Recycling Today Sept 2019 / by Caryn Smith / Read original article

Automotive recyclers are experiencing rapid shifts in everything from their business models to data integrity, inventory acquisition and customer expectations.

“The automotive recycling industry has a rich 76-year history serving a vital role in the world’s recycling efforts,” says Jonathan Morrow, M&M Auto Parts, Fredericksburg, Virginia, and president of the Automotive Recyclers Association (ARA), Manassas, Virginia. “As an industry, we have always endured change, and it has made us better. In my lifetime, I have not experienced a disruption, particularly in the U.S., that has rocked our industry’s core more than the ones being experienced today.”

“The professional automotive recycling industry is being squeezed on all fronts—from OEM repair standards, suppression of scrap prices and too many unlicensed operators,” says Scott Robertson Jr., owner of Robertson’s Auto Salvage, Wareham, Massachusetts, and ARA’s second vice president.

The most critical issue facing the industry is the misconception of its importance and inner workings, which has led to overarching policies that could severely impede business. Educating consumers and industry stakeholders of the critical role that recycled original equipment manufacturer (OEM) parts play in today’s automotive repair market has proved difficult, but that is something the ARA is working to change.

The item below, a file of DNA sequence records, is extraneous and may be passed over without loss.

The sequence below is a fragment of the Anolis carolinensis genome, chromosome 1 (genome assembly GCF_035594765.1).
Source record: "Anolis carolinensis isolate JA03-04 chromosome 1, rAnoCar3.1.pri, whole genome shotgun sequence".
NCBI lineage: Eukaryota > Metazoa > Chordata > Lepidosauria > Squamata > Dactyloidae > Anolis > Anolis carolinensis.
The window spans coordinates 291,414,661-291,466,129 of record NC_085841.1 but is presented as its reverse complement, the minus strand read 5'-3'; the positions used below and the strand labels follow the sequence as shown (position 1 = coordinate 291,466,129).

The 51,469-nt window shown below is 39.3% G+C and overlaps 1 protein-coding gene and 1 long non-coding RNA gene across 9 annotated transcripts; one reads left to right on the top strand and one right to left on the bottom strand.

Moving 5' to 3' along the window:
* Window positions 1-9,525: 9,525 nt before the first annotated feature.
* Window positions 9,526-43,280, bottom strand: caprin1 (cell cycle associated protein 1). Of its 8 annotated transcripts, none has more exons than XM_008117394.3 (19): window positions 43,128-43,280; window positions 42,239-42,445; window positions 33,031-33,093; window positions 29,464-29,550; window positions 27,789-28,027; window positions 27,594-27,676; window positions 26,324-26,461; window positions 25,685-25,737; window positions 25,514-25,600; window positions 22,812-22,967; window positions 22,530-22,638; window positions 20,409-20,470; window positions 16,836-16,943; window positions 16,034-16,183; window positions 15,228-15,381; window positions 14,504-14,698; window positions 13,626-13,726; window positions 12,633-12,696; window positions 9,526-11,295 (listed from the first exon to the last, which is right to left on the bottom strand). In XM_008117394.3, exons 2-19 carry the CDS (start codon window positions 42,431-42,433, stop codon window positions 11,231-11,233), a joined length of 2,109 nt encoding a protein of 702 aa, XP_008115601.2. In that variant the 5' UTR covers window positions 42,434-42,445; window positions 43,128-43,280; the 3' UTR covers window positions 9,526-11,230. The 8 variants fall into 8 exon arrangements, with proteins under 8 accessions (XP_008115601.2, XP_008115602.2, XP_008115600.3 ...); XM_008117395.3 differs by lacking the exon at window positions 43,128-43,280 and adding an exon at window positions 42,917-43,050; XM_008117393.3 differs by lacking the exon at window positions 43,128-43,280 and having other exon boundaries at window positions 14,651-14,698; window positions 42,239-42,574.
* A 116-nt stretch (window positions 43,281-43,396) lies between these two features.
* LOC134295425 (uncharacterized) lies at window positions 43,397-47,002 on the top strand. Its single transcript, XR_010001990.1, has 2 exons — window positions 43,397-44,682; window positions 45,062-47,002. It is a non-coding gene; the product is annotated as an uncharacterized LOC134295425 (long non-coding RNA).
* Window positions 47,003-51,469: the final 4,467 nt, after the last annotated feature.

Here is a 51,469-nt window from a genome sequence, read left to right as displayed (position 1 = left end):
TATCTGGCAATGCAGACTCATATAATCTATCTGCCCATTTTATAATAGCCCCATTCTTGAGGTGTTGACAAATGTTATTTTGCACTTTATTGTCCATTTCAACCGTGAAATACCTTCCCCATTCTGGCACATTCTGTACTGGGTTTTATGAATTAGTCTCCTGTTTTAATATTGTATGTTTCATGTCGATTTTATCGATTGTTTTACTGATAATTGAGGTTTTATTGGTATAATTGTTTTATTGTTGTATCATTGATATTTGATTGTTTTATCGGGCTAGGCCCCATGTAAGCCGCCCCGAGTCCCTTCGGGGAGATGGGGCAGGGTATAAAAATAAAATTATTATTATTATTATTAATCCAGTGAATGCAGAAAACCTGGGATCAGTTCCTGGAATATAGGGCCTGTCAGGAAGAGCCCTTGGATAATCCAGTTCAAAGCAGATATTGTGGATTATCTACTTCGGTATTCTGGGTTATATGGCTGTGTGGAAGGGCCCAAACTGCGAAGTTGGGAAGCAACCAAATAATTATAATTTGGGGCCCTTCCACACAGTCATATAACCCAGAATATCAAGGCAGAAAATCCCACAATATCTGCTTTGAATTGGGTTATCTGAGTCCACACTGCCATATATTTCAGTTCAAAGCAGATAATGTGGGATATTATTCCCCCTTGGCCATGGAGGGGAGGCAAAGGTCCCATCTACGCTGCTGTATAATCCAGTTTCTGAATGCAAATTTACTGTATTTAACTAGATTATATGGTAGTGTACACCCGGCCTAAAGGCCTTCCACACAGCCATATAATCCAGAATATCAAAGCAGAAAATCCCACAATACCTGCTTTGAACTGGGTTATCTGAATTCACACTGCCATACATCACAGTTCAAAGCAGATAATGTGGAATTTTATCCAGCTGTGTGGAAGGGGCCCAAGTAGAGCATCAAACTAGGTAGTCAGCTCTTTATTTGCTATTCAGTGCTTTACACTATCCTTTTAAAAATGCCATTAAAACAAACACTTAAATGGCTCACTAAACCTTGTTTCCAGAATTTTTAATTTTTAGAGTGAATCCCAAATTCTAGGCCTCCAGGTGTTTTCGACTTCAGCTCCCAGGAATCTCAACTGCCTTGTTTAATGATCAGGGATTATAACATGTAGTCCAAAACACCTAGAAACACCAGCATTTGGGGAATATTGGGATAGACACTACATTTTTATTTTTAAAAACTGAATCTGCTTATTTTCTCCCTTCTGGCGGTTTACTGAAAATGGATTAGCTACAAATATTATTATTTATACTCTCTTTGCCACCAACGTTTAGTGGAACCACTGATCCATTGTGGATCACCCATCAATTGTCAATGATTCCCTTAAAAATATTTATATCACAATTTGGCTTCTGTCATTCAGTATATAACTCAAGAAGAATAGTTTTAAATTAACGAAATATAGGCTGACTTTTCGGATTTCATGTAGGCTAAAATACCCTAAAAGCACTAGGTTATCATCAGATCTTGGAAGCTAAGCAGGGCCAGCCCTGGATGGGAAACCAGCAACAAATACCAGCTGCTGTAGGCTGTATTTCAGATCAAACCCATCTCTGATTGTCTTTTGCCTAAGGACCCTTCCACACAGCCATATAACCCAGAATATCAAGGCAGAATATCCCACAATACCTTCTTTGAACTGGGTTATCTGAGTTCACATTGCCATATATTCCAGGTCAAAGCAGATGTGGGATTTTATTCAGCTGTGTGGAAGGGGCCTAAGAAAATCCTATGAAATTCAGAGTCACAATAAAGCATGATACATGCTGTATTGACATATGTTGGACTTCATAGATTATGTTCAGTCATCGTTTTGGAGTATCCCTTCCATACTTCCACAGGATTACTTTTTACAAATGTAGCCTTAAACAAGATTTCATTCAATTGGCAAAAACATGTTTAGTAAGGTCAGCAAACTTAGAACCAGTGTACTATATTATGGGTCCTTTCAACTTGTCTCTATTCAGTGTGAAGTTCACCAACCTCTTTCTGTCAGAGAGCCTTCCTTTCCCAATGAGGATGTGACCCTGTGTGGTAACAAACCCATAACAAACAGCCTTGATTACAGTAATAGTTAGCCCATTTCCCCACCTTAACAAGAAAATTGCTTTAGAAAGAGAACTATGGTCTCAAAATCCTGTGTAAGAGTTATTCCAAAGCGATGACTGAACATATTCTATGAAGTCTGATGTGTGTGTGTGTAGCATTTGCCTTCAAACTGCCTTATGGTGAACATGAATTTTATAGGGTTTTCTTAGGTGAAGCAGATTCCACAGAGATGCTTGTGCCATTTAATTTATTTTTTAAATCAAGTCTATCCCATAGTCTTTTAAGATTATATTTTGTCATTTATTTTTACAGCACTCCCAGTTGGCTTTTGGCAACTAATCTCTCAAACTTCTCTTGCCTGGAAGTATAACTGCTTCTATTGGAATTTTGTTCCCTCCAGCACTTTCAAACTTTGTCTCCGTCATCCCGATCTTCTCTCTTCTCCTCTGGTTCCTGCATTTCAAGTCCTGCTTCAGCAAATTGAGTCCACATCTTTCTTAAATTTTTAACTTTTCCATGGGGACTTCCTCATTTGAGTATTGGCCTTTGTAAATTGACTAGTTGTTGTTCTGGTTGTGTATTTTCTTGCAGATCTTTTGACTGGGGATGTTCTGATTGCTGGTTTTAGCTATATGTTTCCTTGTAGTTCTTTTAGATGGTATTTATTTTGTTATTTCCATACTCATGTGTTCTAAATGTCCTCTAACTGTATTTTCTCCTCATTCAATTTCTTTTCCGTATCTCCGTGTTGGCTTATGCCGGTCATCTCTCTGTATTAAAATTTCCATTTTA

Position of strength

OEM repair guidelines and position statements contribute to industry misperception. Directed at mechanical and collision industry repair processes, these documents often outright prohibit the use of genuine OEM recycled auto parts. While the 2015 Fixing America’s Surface Transportation (FAST) Act included a provision requiring car manufacturers to provide automotive recyclers with original equipment (OE) parts data for recalled components, OEMs continue to deny auto recyclers access to that data—even though it is provided to all other related industries.

These two issues combined, as well as a drop-off in interchange numbers, are major obstacles for auto recyclers largely in the U.S. market.

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